just in rear of my lines, and by encouragement and cheers they were moved rapidly back to the ground from which they had been driven, and I doubt not did good service in assisting to complete the rout of the enemy.
As soon as the enemy had retreated out of sight and beyond the range of fire, in order to be prepared for another attack, as well as to keep the men from scattering over the battle-field and to replenish the ammunition, I ordered the whole division back to the position it had occupied when the attack opened. This closed the operations on the battle-field.
On the morning of the 5th the division started at 7 o'clock without other instructions to me than to follow McKean's division. By a misunderstanding of the roads the four divisions within a few miles all came together upon the same road. Much confusion and delay occurred from want of a commander. I deemed myself restrained by my instructions from assuming the command so long as the march was without resistance. Had we encountered the enemy I should not have hesitated to exercise my right of seniority in the absence of the general commanding. The first day's march was to within 4 miles of the Tuscumbia River, the men suffering much from deficiency of water. Distance marched about 14 miles.
On the 6th the division marched to within 3 miles of the Hatchie, and there, under orders from the general commanding, diverged to the Kossuth road and bivouacked at Gum Spring. Distance marched about 15 miles. Here orders were received to proceed to Kossuth, and from thence to seize the Hatchie Crossing. Under instructions to post a regiment at Kossuth to protect supply trains, the Fifty-sixth Illinois, Colonel Raum, was pushed forward from Gum Spring on the right of the 6th and occupied the town. The division marched at dawn of day. When 3 miles beyond Kossuth a brisk cannonade, accompanied with musketry firing, was heard in the direction of Rienzi. Learning that Rienzi had been occupied on the 5th by two regiments of rebel troops, and knowing that the supplies for the army were to be sent there by rail, and also that the hatchie Crossing was in possession of Colonel Hatch with a considerable force of cavalry, I deemed it my duty to proceed to Rienzi, and to clear that point, in our line of supplies, from any rebel force. Rienzi was reached after night-fall, the division having marched 23 miles, over dusty roads, and with but a single well of water on the whole route. The day was exceedingly hot and the suffering of the men extreme. At least 600 of the command gave out by the wayside during the last 8 miles of the march. They, however, regained the column during the night and the following morning. No supplies had reached the place; but at 5 a. m. a train of cars arrived, and two regiments were forthwith supplied with rations, and moved at an early hour, under Colonel Matthies, to the Hatchie River. The whole command, together with two regiments, arrived from Corinth, followed during the day. The 9th was spent at the Hatchie, and the bridges across it, which had been destroyed by the rebels, were rebuilt.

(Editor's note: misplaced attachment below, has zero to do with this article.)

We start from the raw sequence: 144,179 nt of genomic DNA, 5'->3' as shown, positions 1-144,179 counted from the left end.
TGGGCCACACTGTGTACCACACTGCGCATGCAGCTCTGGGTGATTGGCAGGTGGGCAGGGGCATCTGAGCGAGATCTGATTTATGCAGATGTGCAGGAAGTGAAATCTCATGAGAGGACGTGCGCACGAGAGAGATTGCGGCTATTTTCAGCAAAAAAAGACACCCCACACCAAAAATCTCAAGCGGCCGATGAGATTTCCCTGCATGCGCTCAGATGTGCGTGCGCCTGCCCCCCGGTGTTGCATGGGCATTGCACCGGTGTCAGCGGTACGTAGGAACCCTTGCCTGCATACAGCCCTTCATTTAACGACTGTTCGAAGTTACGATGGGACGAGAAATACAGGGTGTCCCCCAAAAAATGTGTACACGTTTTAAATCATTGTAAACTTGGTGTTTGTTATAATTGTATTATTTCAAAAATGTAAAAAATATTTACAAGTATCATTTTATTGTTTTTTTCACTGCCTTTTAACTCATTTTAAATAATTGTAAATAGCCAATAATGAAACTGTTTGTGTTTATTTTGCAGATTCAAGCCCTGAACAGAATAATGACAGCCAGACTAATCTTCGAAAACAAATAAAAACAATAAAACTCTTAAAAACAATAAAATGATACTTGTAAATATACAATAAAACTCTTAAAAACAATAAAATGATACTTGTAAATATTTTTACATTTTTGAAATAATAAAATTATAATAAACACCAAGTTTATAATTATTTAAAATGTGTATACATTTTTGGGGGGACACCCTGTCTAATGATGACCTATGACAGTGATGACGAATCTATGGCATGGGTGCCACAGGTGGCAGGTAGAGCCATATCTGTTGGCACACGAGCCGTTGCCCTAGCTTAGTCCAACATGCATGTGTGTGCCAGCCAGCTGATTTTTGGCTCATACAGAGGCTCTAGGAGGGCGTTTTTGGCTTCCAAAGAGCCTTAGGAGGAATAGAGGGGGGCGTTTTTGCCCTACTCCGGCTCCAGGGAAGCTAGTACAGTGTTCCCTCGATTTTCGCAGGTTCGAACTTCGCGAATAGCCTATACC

During the 10th the division returned, under orders, yo Rienzi, and during the night rebuilt the bridge over the Tuscumbia near Danville; and on the 11th reached its old camp near Bridge Creek, 2 1/2 miles from Corinth.
I may here remark tat this division, from the morning of the 5th to include the 11th, marched about 100 miles, over roads almost destitute of water, through intense heat, and did much severe labor in rebuilding bridges and repairing roads.